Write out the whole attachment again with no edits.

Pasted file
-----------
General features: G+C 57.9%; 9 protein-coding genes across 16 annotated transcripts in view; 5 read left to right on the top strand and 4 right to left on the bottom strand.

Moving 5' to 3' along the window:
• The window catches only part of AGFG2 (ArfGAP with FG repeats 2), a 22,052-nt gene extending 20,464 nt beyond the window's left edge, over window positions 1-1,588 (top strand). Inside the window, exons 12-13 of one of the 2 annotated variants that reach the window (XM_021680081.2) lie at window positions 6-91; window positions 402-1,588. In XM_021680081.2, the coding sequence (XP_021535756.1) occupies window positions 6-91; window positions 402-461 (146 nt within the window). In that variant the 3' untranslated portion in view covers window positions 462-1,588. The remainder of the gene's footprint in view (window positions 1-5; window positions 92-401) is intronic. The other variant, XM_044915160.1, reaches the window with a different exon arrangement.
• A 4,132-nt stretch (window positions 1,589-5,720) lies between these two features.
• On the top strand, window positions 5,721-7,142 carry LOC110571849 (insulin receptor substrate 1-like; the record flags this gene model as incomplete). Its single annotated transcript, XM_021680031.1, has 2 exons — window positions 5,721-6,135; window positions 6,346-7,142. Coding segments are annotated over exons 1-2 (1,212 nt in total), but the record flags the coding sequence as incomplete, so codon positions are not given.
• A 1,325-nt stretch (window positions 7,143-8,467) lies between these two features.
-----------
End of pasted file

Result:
General features: G+C 57.9%; 9 protein-coding genes across 16 annotated transcripts in view; 5 read left to right on the top strand and 4 right to left on the bottom strand.

Moving 5' to 3' along the window:
• The window catches only part of AGFG2 (ArfGAP with FG repeats 2), a 22,052-nt gene extending 20,464 nt beyond the window's left edge, over window positions 1-1,588 (top strand). Inside the window, exons 12-13 of one of the 2 annotated variants that reach the window (XM_021680081.2) lie at window positions 6-91; window positions 402-1,588. In XM_021680081.2, the coding sequence (XP_021535756.1) occupies window positions 6-91; window positions 402-461 (146 nt within the window). In that variant the 3' untranslated portion in view covers window positions 462-1,588. The remainder of the gene's footprint in view (window positions 1-5; window positions 92-401) is intronic. The other variant, XM_044915160.1, reaches the window with a different exon arrangement.
• A 4,132-nt stretch (window positions 1,589-5,720) lies between these two features.
• On the top strand, window positions 5,721-7,142 carry LOC110571849 (insulin receptor substrate 1-like; the record flags this gene model as incomplete). Its single annotated transcript, XM_021680031.1, has 2 exons — window positions 5,721-6,135; window positions 6,346-7,142. Coding segments are annotated over exons 1-2 (1,212 nt in total), but the record flags the coding sequence as incomplete, so codon positions are not given.
• A 1,325-nt stretch (window positions 7,143-8,467) lies between these two features.